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Think basics, not exotics

It’s one of the most basic tenets of medicine.

When you hear hoofbeats, think horses, not zebras.

Often ascribed to Dr. Theodore Woodward, a professor at the University of Maryland School of Medicine in the 1940s, what it means in essence is that when a doctor encounters a basic set of symptoms that look like the common cold, the doctor should think that it is the common cold and — unless there’s good reason to think otherwise — not some exotic illness that appears in that time and place only in the pages of a textbook.1

In other words, we should look for the most likely, most common explanation for what we’re seeing first before heading off to consider the far-fetched exotic possibilities.

horses not zebras

And it’s as applicable to genealogy as it is to diagnosing disease.

We go with the probable solution and try to rule it out before we go on to the less likely possibilities.

Probability theory is behind most of what we do in using DNA evidence, for example. It’s the whole basis for the Shared cM Project tool that gives us 99% odds that a person with whom we share 2000 centimorgans of autosomal DNA will be a grandparent/grandchild, aunt/uncle, niece/nephew or half-sibling — and 0.90% odds that the person could be a full sibling.2 And our job is to rule out all those likely relationships — the horses — before we consider the unlikely one — the zebra.

And probabilities are something we should consider in more prosaic genealogical situations.

We need to look for the horses before we conclude our case is the zebra.

Case in point: I was updating my genealogy database and my Ancestry tree last night with information located for me last week as I was honored to be one of the guests in the 2021 WikiTree Challenge. And I was double-checking what the challenge participants had found versus what I had.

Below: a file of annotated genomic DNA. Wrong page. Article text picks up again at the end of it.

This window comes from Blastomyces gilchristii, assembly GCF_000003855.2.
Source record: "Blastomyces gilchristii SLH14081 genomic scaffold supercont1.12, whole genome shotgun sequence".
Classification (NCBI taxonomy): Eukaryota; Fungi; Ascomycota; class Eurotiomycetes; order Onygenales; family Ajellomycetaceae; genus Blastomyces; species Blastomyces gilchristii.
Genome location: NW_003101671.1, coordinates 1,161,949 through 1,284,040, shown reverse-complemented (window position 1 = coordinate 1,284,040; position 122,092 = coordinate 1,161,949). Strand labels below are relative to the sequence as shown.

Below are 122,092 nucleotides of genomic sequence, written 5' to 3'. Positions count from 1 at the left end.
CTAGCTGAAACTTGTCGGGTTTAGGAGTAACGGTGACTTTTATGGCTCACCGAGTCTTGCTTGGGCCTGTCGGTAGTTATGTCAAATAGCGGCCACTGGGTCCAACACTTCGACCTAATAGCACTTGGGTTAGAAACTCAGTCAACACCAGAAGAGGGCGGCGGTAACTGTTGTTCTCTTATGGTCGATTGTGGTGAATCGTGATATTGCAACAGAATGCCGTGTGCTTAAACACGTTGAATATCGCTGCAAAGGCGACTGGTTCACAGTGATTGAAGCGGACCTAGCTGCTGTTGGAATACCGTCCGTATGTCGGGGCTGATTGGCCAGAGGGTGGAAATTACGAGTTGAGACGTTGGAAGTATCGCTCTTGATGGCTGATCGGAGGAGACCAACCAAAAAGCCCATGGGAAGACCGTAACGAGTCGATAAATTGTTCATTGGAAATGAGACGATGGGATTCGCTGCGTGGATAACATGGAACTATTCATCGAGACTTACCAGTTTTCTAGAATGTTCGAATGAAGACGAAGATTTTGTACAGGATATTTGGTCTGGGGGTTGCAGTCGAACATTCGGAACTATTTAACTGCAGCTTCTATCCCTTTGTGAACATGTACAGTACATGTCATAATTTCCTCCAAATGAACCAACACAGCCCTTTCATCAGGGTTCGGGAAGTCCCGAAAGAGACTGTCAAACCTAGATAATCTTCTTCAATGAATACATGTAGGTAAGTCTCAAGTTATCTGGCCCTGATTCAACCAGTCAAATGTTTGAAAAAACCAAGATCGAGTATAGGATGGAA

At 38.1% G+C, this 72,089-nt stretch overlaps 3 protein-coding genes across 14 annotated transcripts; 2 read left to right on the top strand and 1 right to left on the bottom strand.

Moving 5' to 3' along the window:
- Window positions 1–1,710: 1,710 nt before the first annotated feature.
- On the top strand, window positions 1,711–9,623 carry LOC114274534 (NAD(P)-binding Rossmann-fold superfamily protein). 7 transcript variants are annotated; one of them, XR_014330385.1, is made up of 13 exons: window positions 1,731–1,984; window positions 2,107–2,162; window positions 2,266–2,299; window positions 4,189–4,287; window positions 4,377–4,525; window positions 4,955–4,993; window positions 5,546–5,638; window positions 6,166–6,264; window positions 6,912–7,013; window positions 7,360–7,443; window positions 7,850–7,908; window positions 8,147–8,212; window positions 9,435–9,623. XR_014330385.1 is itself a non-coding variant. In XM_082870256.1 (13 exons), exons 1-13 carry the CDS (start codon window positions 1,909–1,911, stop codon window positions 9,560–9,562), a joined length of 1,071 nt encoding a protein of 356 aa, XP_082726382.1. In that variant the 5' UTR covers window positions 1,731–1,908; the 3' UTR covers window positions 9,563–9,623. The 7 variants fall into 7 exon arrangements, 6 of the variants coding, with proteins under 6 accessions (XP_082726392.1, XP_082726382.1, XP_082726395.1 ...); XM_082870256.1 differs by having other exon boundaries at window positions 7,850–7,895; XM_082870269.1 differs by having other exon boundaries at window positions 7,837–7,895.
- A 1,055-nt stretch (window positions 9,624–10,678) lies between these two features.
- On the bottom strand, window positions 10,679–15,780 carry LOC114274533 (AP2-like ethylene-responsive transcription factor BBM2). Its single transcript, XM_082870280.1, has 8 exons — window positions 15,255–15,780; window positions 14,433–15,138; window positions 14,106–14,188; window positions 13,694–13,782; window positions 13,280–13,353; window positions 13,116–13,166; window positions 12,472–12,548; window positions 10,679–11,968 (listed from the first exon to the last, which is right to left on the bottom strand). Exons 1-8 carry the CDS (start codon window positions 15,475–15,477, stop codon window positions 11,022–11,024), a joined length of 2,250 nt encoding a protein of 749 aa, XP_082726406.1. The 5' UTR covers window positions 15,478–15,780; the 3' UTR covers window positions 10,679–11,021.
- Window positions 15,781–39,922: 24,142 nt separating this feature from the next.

And when I got to the entry in my Ancestry tree for the youngest child of my paternal third great grandparents, Friedrich and Johanne Sophia (Schumann) Geissler in the area of Germany that is now the state of Sachsen-Anhalt, a hint popped up. And it was to a family tree linking a woman named Johanne Rosine Geissler to the baptismal record for my second great grand-aunt, Johanne Rosine Geissler.

And it then goes on to link to an image of a church baptismal record for her child, Johann Julius Kirsch.

Oh boy… possible cousins, right?3

Um… wrong.

You see, that child’s baptismal record says the mother in that case — Johanne Rosine (Geissler) Kirsch — bore that son, Johann Julius Kirsch, in Rehehausen on 3 April 1845 — and he was her third child and first son.4

There are only two problems with concluding that that mother is the same person as my second great grand-aunt.

First off, my Johanne Rosine Geissler was born on 24 December 1833 and baptized 1 January 1834.5

That would make her just a bit more than 12 years and four months old in April of 1845.

That’s a little young to be having her first child. It’s ridiculously young to be turning out her third child.

When we spot an age issue like that, we should immediately stop and think: “When you hear hoofbeats, think horses, not zebras.”

A 12-year-old mother of three?

That’s not a horse.

That’s a zebra.

That alone should tell us that my second great grand-aunt is not the Johanne Rosine Geissler who gave birth to her third child in 1845.

Oh, and the second reason why I’m really sure this isn’t my Johanne Rosine Geissler producing this third child in 1845?

My second great grand-aunt Johanne Rosine Geissler died on 3 August 1834 at the age of seven months, one week and three days. She was buried at the same church where she was baptized.6

The horse here is another — a different — Johanne Rosine Geissler.

Anything else is a zebra.

Cite/link to this post: Judy G. Russell, “Think horses, not zebras,” The Legal Genealogist ( : posted 20 Feb 2021).


  1. See “When You Hear Hoofbeats Look for Horses Not Zebras,” Quote Investigator, posted 26 Nov 2017 ( : accessed 20 Feb 2021).
  2. See “The Shared cM Project 4.0 tool v4,” March 2020, DNA Painter, filtered at 2000 cm ( : accessed 20 Feb 2021).
  3. No, I’m not going to identify the tree. The point isn’t to embarrass anybody. It’s just to give a concrete example.
  4. Evangelische Kirche Rehmsdorf (Kr. Weißenfels), Tauf-Nachrichten, Nr. 4/1845, Johann Julius Kirsch; digital images, “Saxony, Anhalt, Anhalt-Bernburg, Anhalt-Dessau and Anhalt-Köthen, Germany, Lutheran Baptisms, Marriages, and Burials, 1760-1890,” ( : accessed 20 Feb 2021).
  5. Evangelische Kirche Ossig (Kr. Zeitz), Taufregister Nr. 22 1833/34, Johanne Rosine Geissler; digital images, “Saxony, Anhalt, Anhalt-Bernburg, Anhalt-Dessau and Anhalt-Köthen, Germany, Lutheran Baptisms, Marriages, and Burials, 1760-1890,” ( : accessed 20 Feb 2021).
  6. Ibid., Todten-Anzeigen Nr. 7 1834, Johanne Rosine Geissler.
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